U.S. employment rose unexpectedly in September, illustrating a durable labor market and bolstering the case for another interest rate hike by the Federal Reserve.
Nonfarm payrolls rose by 336,000 last month, the most since the beginning of the year, after significant upward revisions in the previous two months, a Bureau of Labor Statistics report showed Friday. The unemployment rate remained at 3.8% and wages increased at a modest pace.
Treasuries fell, extending a selloff in government securities that has rapidly driven up yields over the past month and threatens to undermine the economy by raising borrowing costs. Traders increased bets on a Fed rate hike by the end of the year, while the S&P 500 opened lower and the dollar strengthened.
“This is a spectacular report, and it will make people think that the Fed might pull the trigger on another hike before the end of the year, rates sell-off be damned,” said Omair Sharif, president and founder of Inflation Insights. LLC, in a note to clients.
The surprising strength of the labor market suggests that companies remain confident in their sales prospects. While the pace of hiring has cooled since last year, its resilience remains a key source of strength for household spending and the broader economy.
For the Federal Reserve, however, the strength of the labor market threatens to hinder progress in curbing inflation. The government figures, along with other data such as the recent rebound in job openings, add to the case for central bank officials to raise interest rates (already at their highest level in 22 years) in another quarter of a percentage point this year.
Hiring was relatively broad, driven by increases in leisure and hospitality, healthcare, and professional and business services. Government payrolls also increased.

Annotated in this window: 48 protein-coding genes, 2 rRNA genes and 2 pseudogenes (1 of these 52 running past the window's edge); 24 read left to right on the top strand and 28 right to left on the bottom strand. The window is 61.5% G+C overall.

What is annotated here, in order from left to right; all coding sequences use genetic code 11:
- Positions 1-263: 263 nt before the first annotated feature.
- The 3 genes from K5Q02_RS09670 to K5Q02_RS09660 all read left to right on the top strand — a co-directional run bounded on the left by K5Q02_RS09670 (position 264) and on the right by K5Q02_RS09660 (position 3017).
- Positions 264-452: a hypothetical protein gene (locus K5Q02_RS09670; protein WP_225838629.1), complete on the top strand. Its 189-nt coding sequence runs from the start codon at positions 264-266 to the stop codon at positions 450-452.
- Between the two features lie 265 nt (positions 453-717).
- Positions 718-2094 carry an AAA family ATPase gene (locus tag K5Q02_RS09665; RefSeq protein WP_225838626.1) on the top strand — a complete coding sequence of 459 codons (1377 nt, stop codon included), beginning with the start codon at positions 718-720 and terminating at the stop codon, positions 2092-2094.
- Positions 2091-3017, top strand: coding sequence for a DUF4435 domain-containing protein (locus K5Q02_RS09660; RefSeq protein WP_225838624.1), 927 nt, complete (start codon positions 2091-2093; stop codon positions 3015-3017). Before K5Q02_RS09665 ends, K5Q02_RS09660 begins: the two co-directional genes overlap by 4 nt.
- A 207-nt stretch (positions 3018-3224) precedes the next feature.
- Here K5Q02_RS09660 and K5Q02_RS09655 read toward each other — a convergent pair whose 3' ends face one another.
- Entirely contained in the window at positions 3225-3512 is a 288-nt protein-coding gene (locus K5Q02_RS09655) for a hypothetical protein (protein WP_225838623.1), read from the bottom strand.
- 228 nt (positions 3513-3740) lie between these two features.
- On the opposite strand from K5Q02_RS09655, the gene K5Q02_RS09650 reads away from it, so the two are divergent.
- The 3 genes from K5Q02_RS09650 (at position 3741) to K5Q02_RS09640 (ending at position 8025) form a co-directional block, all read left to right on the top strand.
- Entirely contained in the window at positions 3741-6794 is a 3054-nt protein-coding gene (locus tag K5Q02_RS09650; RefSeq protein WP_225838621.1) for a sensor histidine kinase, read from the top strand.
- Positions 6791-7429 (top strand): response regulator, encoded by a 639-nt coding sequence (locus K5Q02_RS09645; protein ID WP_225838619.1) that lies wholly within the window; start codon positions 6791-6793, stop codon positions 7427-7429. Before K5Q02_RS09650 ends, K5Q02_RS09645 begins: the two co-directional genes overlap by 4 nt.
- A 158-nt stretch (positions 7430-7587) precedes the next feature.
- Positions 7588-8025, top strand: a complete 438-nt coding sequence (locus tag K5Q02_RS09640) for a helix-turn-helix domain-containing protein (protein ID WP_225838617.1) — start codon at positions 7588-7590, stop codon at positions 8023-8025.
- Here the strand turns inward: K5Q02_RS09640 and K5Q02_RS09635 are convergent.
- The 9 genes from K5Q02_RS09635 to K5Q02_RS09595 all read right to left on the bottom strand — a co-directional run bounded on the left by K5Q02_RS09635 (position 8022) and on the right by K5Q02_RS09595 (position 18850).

Average hourly earnings rose 0.2% last month and 4.2% from a year earlier, the smallest annual gain since mid-2021. Earnings for nonsupervisory employees, who make up the majority of workers , recorded the smallest consecutive monthly increases since 2020.
What Bloomberg Economics says…
“The knee-jerk reaction to the surprising rise in September nonfarm payrolls is that the Fed might have to raise more, but the details favor another interpretation. “Household employment is weak and the soft increase in wages and hours worked suggests that labor market conditions are not so optimistic.”
—Anna Wong, Stuart Paul and Eliza Winger
The mismatch between labor supply and demand is becoming better balanced in part due to an improvement in participation in recent months. That said, the participation rate (the proportion of the population working or looking for work) remained stable last month.
Historically, September payroll numbers can be a bit outlandish, given the need for the BLS to adjust to late summer layoffs in the leisure and hospitality sector and a surge in hiring related to the start of the new school year.
The employment report is prepared from two independent surveys. The survey of businesses and government agencies, which produces the payroll and wage data, illustrated surprisingly robust job growth. However, the household survey, which is used to calculate the unemployment rate, showed that employment increased by a much more modest 86,000 positions during the month.
While Friday’s report had little notable impact due to the recent proliferation of strikes, that will likely change with October’s jobs report. In particular, payrolls are expected to be affected by the United Auto Workers’ unprecedented strike against former Detroit automakers.